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Source link: http://archive.mises.org/10368/what-samuel-said-about-solomon/

What Samuel Said about Solomon

July 29, 2009 by

“In those days,” we are told in Judges 17:6, “there was no king in Israel, but every man did that which was right in his own eyes.”

To be able to do that which is right in one’s own eyes is to be free, and freedom was the way of life among the Israelites before the coming of the kings. Yet, they were not without government; they were not lacking in those social controls that are the essence of government. The economy of the tribesmen demanded of the individual that he adjust himself to cooperative and regularized procedures; a man who indulged his caprice when the tribe was on the march in search of grazing land would be courting disaster; it was a case of hold together or die. FULL ARTICLE


BioTube July 29, 2009 at 9:21 am

Most people only remember Solomon for the baby-splitting and the temple, David for Goliath and being a bit better than Saul; the sad part is that this reflects Obama so well: they wanted change and now we’re all under his yoke.

David July 29, 2009 at 9:29 am

If you compare the account of Solomon’s reign in 1 Kings to the Laws for the Kings in Deuteronomy 17, you will see that 1 Kings which at first blush appears to be praising Solomon is in fact indicting him for violating all the restrictions that were placed against him: e.g. not accumulate too much gold or silver, not accumulate too many horses or chariots, not have too many wives… Generally the elements that we think of Solomon about are in fact indictments according to the standard of Deuteronomy. Solomon far from being the wise king he is often touted to be, left and fled wisdom for folly on every front after his beginning.

I Hate God July 29, 2009 at 9:33 am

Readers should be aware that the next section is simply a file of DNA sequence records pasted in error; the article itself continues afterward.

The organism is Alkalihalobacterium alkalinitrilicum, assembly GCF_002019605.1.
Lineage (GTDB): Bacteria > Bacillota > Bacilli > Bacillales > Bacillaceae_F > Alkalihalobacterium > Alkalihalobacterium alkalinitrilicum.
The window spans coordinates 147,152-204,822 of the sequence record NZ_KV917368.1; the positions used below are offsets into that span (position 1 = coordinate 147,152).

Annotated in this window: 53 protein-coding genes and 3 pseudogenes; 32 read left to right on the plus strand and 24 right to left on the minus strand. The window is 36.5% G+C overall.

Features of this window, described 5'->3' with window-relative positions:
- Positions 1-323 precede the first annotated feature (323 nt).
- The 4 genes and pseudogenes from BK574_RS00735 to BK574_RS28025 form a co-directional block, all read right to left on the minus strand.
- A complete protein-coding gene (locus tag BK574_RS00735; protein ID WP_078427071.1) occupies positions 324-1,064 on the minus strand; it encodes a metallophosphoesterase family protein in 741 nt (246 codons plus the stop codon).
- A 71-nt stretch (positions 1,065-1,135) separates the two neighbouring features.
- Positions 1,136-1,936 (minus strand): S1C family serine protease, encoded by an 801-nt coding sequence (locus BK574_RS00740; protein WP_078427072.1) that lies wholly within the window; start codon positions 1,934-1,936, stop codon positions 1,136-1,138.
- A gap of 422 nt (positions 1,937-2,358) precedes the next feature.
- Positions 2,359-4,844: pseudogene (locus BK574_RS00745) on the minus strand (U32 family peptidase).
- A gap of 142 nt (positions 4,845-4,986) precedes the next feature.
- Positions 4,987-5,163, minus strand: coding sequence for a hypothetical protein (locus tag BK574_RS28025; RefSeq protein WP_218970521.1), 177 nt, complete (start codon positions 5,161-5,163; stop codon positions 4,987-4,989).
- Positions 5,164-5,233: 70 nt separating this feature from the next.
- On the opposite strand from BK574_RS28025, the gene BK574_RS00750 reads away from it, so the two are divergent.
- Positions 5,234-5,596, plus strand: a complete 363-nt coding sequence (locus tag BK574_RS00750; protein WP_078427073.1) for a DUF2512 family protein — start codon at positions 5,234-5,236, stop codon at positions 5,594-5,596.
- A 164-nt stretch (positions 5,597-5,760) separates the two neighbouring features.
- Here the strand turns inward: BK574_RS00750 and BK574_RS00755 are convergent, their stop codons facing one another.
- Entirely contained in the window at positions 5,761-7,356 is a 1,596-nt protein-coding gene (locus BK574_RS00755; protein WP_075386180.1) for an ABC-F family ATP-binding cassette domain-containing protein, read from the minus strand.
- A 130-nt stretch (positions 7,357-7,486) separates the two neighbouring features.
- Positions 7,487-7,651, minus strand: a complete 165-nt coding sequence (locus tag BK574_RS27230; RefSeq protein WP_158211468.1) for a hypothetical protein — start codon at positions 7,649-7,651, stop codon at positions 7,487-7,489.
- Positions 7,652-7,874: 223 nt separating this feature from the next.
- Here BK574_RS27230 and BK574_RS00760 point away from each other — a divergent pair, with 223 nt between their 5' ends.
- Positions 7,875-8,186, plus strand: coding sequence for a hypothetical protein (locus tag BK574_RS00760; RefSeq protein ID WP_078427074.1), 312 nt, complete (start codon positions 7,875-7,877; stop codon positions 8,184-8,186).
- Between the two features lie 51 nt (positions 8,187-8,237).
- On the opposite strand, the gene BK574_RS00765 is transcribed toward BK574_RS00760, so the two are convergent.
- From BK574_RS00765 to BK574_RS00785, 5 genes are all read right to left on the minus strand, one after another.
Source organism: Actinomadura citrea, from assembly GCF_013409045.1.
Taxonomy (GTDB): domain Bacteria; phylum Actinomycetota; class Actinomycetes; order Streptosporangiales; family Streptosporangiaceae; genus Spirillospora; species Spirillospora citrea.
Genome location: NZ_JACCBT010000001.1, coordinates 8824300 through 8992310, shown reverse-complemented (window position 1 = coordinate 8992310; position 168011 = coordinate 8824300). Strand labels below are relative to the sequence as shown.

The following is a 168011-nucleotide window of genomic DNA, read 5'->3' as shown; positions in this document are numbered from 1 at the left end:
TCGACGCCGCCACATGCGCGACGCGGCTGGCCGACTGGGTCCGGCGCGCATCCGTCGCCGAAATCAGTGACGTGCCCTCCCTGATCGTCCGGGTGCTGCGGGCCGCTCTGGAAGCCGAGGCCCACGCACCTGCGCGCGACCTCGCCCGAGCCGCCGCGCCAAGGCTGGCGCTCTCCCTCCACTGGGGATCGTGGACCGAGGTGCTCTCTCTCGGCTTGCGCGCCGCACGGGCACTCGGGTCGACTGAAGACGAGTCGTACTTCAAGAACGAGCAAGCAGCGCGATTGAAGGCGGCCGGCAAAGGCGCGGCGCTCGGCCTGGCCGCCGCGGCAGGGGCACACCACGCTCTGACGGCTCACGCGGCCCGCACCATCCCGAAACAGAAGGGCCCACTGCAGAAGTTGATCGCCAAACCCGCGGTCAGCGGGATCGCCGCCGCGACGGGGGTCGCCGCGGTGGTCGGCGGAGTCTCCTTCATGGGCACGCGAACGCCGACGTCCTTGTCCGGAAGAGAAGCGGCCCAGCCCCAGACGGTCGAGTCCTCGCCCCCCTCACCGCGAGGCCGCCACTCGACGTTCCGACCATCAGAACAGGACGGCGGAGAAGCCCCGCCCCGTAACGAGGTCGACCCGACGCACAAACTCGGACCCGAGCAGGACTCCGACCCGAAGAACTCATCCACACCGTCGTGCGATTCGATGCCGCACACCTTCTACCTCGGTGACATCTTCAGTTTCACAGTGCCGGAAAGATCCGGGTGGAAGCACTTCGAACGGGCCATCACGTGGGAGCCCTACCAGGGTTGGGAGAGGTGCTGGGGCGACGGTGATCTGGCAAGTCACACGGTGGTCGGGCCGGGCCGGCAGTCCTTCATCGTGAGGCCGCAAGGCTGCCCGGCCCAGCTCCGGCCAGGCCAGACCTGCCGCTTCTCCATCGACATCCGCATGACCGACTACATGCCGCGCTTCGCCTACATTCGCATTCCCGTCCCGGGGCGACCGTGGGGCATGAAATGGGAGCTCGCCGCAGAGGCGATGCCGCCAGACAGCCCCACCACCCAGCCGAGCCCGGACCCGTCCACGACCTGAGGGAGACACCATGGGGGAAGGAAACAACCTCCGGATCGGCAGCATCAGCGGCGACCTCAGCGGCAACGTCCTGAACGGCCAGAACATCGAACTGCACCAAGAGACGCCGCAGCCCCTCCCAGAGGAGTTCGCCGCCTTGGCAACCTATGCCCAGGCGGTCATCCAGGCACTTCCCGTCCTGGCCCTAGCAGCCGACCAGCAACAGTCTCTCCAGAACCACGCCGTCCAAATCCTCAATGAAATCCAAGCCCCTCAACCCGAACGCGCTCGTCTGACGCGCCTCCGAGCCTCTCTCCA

I’m an ATHEIST and so I find those biblical references to be very distasteful.

Given that Yaweh never existed and is santa-clause for the israelites, given that the world was not created in 6 days, given that there is no talking snakes, it could very well be that the entire bible is false, faked, flawed and that all of it is fiction.

Plus, you picked passages of the old testament that fits your bill. But what about all those mass murdering, what about all those public stonings for mocking a bald man etc.

I wish I was Balaam, I would then go on and curse the HOLY GHOST !

alan July 29, 2009 at 9:44 am

^ can a moderator remove the third post please?

oma5 July 29, 2009 at 9:54 am

Alan – The third post need not be removed. You may not agree – even be offended, but it is a legitimate opinion and should not pose a threat to your own convictions. Besides, it would go against all the principles espoused by this institute if Mises.org suddenly became a censor like the government.

alan July 29, 2009 at 10:02 am

It’s a private blog – there are rules which you play by. It doesn’t add anything to the discussion and only serves to derail it.

I Hate God July 29, 2009 at 10:04 am


Did I make your little Jesus cry ?

I had a pentecostal neighbor once and I was doing push-ups and workouts in my driveway, listening to hip-hop and techno music.

Then, one of his kids was outraged at the music I was listening to. He said that it was not “jesus music”.

His parents were completely brainwashing him. That kid was so brainwashed he tought I was a hell bound sinner because I was not listening to “jesus music” !!!

I’m sorry Alan but Christianity is just not my cup of tea and therefore I don’t feel compelled to respect your stupid religion.

I Hate God July 29, 2009 at 10:10 am


“It doesn’t add anything to the discussion and only serves to derail it.”

Then practice what you preach and SHUT UP !

My first point was that I don’t find anything useful or worthwhile about using biblical passages to make a point on freedom.

My point is that the Bible is riddled with anti-freedom everywhere and that God is the most sadistical tyrant there could ever be and most of the people and political systems in the bible favor violent and brutal authoritarianism.